So I received a message this week that my 7-year-old nephew had a school project and needed to know an ancestor who had immigrated to the US. I can bet that my sister did not expect me to give her a list of nearly 40 ancestors for her son dating back to the 1600s! Once I had completed that little project, I was still feeling that genealogy itch, and since I’ve let my subscription to Ancestry.com expire, I decided to play with the website a bit. I cancelled the subscription for multiple reasons, yes, it is quite expensive, but too many times when I start researching, my ADD kicks in and I get lost in the research I’m doing. Without having that rabbit hole to jump down into, and this genealogy bug getting to me, I may actually get somewhere with this site (at least until the next squirrel comes along to distract me!).
The McGee family has been traced back to Treanamullin, Stranorlar Parish, Raphoe South Barony, County Donegal, Ulster Province, Ireland.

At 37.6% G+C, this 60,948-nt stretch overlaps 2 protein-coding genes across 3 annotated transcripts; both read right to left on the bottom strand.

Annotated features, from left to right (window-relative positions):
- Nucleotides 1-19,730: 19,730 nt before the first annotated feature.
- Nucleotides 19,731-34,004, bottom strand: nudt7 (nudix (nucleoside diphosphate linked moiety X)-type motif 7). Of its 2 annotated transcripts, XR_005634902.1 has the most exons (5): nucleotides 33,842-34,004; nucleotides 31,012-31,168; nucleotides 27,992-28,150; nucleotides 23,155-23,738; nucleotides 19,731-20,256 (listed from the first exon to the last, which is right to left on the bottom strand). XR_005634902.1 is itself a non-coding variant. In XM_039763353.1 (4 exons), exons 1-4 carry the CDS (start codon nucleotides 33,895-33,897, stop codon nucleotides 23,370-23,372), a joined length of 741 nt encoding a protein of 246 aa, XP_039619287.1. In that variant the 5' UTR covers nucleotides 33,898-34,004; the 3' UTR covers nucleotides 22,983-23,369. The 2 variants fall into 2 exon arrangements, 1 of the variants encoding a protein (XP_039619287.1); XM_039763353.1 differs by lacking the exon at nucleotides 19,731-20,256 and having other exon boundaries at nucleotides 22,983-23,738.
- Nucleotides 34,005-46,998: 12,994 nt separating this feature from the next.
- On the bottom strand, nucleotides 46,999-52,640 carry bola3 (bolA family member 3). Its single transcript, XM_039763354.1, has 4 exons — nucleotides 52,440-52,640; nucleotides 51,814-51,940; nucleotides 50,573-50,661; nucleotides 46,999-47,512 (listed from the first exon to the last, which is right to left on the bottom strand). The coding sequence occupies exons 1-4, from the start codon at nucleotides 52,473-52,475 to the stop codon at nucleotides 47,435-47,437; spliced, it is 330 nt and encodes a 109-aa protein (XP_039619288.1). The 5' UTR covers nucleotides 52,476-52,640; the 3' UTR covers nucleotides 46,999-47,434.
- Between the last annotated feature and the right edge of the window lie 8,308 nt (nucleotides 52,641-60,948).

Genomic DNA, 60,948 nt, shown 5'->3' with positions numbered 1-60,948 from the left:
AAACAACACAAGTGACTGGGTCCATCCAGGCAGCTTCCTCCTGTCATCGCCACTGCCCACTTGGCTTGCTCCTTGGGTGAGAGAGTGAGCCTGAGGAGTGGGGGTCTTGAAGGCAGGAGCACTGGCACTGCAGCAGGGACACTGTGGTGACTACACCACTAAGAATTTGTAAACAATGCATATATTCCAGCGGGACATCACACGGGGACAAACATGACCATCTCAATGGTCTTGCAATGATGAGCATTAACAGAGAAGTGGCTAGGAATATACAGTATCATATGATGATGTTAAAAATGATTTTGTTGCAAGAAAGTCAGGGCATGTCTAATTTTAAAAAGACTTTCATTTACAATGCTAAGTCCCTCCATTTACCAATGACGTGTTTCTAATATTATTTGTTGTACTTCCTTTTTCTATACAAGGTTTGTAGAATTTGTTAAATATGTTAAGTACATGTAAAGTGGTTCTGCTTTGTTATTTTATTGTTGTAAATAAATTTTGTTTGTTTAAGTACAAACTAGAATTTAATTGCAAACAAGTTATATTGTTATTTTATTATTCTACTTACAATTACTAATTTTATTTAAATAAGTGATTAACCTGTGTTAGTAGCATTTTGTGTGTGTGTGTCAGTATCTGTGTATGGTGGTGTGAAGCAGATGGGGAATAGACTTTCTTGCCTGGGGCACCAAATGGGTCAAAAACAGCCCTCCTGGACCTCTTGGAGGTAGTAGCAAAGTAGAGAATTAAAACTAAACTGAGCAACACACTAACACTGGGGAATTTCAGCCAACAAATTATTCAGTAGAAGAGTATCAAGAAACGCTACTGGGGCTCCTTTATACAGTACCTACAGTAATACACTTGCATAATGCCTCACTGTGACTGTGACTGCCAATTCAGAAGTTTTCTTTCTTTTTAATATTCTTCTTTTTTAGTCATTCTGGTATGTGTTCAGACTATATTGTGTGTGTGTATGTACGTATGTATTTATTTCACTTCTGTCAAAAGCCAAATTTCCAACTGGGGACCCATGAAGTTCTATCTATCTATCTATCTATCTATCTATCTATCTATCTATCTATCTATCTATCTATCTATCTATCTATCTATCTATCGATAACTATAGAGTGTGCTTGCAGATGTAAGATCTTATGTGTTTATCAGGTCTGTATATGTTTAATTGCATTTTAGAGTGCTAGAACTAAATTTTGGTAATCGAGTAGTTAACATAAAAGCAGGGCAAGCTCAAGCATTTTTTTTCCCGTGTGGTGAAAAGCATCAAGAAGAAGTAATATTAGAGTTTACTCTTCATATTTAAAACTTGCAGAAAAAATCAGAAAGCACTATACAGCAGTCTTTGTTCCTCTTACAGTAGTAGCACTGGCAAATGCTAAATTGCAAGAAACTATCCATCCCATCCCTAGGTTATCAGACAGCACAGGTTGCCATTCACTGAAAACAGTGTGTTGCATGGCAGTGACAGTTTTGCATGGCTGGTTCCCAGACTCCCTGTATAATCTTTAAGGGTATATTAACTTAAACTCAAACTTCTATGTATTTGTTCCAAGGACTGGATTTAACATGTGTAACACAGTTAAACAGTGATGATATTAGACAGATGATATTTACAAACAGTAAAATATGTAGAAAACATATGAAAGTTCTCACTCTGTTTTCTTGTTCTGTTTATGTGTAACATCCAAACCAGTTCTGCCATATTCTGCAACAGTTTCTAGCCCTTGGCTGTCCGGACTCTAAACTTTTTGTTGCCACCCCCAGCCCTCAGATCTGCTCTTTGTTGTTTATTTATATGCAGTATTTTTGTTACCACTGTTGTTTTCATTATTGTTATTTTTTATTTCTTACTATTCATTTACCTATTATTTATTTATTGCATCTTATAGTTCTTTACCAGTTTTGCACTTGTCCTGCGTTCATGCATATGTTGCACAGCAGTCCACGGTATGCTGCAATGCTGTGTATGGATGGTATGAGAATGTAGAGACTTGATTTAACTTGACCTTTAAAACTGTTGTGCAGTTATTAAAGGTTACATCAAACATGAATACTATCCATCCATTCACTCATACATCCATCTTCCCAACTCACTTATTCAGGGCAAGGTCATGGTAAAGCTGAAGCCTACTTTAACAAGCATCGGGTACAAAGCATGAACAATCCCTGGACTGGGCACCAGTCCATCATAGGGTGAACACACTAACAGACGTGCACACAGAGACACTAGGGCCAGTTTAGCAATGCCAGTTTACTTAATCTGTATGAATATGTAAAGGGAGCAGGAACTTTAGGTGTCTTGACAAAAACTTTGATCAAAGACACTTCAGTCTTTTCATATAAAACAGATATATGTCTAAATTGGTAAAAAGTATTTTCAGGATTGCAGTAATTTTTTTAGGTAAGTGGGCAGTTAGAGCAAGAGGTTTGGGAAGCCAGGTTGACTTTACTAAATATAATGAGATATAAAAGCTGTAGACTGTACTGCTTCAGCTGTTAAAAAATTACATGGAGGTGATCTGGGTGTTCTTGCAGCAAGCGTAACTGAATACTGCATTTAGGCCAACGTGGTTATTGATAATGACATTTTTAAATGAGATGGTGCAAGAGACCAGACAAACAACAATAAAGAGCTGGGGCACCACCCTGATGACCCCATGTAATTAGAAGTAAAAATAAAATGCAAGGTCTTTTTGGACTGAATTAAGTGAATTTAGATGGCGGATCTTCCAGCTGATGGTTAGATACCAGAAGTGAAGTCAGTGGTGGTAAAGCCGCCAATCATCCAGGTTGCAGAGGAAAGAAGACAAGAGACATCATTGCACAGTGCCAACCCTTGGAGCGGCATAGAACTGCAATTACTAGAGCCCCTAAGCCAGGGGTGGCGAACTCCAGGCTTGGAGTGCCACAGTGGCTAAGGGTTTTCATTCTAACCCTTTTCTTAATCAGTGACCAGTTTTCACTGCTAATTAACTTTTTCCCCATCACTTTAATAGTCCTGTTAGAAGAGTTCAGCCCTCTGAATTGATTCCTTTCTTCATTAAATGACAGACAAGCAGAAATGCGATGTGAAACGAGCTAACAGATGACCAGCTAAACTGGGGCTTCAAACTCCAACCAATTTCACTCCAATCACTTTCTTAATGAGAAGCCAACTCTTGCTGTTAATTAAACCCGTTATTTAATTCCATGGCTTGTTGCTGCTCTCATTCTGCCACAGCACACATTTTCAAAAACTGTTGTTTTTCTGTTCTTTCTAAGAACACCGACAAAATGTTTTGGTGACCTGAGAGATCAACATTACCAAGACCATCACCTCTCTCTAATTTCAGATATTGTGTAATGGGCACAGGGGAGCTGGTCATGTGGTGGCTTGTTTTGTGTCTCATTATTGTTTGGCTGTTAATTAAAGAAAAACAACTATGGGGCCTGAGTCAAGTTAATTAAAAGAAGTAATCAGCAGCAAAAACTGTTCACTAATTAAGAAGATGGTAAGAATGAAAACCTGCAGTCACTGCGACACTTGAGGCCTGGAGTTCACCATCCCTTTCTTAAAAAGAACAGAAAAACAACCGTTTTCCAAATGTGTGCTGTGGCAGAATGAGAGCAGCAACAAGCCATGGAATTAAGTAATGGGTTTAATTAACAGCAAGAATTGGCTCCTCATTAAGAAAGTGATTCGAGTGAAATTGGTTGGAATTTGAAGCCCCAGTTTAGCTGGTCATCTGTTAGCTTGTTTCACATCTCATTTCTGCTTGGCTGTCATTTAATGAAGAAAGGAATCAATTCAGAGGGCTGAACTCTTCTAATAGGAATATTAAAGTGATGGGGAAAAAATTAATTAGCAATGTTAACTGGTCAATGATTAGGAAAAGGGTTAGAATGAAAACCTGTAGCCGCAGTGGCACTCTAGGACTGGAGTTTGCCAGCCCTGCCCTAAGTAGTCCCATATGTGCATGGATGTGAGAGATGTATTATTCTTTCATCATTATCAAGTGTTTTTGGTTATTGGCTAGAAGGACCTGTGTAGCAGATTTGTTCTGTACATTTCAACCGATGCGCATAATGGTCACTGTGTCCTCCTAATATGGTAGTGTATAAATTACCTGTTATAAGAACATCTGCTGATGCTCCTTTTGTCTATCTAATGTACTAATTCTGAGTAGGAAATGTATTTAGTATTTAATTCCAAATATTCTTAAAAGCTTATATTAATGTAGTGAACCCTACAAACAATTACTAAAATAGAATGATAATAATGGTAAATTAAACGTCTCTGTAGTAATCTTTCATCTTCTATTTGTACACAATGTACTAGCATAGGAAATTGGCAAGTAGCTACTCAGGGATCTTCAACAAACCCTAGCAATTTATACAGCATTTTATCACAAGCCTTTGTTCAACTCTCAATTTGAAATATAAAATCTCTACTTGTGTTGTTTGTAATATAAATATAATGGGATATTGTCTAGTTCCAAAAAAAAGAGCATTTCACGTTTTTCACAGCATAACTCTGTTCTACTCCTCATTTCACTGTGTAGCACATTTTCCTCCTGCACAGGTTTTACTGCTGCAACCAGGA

This page is to honor the Corel Cousin Veterans. Female veterans are shown in bold red text. An * indicates that the veteran is not a descendant or spouse of a descendant of William and Rebecca Oney Corel, but an ancestor of a spouse who married a Corel Cousin.
I have been struggling for the past week on how to post this list of Corel Cousins Veterans. It may not be the prettiest list, but I am proud to say I am related to them all and I thank each and every one of them for their service to our country!
Olivia Gillespie Corel was born January 14, 1838. Olivia is the youngest child of William Corel and Rebecca Oney Corel. Olivia’s obituary says that the Corel family arrived at Westport Landing in 1849 by way of the river boats carrying pioneers to the West.
For the 11th Edition of
Not nearly all that I have is up, but I do have the basics. I found that I kept going back and back wanting to add more and more. I have to find a stopping point and move on to the next child. I already know that I need to go through all of the children to add more. A couple of the children may be as far as they can be until new information is found on the child’s life, or until I get into the stories of their children.